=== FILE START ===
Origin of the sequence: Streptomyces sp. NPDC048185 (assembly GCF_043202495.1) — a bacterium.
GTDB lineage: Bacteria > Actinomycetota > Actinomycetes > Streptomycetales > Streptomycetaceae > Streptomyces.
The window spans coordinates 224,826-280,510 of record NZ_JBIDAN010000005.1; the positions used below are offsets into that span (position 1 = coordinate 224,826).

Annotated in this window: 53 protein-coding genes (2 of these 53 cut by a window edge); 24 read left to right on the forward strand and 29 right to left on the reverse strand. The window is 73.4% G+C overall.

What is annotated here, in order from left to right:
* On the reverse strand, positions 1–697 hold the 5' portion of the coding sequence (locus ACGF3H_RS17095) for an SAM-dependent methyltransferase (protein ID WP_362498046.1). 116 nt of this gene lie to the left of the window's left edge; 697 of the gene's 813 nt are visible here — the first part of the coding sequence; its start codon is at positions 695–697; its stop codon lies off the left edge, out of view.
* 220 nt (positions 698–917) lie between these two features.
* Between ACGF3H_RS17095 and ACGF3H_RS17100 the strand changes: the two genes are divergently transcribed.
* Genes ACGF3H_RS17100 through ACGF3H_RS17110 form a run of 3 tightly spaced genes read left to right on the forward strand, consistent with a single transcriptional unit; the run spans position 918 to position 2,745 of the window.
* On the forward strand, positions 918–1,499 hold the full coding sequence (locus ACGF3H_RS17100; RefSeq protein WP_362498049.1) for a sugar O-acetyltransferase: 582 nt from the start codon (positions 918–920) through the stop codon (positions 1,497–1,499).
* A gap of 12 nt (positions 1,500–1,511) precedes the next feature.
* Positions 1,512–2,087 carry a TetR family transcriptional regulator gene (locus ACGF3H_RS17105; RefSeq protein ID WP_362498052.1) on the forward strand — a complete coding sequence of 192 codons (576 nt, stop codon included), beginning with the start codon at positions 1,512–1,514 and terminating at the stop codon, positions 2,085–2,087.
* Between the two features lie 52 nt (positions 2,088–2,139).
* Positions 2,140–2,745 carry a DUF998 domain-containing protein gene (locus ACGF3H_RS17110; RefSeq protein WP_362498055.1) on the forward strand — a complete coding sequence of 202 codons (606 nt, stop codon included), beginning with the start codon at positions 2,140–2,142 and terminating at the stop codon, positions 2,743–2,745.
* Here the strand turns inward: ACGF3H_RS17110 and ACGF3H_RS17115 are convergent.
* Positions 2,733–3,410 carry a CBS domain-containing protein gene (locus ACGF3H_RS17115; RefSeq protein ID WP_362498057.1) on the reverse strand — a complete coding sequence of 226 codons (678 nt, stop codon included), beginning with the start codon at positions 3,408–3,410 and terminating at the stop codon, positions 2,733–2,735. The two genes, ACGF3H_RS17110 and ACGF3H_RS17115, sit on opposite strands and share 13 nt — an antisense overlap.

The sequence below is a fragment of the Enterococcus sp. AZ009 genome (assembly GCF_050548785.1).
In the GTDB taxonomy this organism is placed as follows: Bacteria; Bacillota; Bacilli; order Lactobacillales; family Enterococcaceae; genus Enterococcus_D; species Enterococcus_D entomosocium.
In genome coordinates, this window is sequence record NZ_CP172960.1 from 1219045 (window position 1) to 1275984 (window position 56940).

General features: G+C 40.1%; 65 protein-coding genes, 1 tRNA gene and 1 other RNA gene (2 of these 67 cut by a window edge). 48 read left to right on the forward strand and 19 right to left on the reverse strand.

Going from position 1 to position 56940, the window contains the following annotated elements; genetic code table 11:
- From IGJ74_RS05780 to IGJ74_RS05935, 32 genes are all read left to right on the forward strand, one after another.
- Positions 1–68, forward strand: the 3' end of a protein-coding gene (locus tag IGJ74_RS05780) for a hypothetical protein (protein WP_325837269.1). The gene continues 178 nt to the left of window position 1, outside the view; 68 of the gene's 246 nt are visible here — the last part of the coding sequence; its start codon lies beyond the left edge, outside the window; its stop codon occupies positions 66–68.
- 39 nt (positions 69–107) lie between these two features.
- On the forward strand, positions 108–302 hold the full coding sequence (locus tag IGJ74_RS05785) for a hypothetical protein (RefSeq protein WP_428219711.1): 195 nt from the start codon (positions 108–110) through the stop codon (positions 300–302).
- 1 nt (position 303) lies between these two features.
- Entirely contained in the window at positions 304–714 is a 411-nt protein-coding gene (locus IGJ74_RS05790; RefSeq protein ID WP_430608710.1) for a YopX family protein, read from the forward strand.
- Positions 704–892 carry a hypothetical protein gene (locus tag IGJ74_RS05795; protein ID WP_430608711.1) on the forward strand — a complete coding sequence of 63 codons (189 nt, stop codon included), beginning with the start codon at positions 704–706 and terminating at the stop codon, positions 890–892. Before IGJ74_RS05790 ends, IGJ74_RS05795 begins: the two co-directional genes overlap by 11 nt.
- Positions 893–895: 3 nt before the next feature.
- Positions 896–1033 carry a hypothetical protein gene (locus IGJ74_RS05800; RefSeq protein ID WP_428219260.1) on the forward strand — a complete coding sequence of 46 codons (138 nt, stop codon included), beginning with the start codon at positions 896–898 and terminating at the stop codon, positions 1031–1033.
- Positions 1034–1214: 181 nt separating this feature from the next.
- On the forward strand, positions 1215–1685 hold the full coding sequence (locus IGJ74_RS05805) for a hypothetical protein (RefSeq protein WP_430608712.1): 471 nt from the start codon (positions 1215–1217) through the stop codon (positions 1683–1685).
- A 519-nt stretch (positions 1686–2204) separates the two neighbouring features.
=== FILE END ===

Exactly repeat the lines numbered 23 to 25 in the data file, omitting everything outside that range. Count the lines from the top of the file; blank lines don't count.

- Positions 1–68, forward strand: the 3' end of a protein-coding gene (locus tag IGJ74_RS05780) for a hypothetical protein (protein WP_325837269.1). The gene continues 178 nt to the left of window position 1, outside the view; 68 of the gene's 246 nt are visible here — the last part of the coding sequence; its start codon lies beyond the left edge, outside the window; its stop codon occupies positions 66–68.
- 39 nt (positions 69–107) lie between these two features.
- On the forward strand, positions 108–302 hold the full coding sequence (locus tag IGJ74_RS05785) for a hypothetical protein (RefSeq protein WP_428219711.1): 195 nt from the start codon (positions 108–110) through the stop codon (positions 300–302).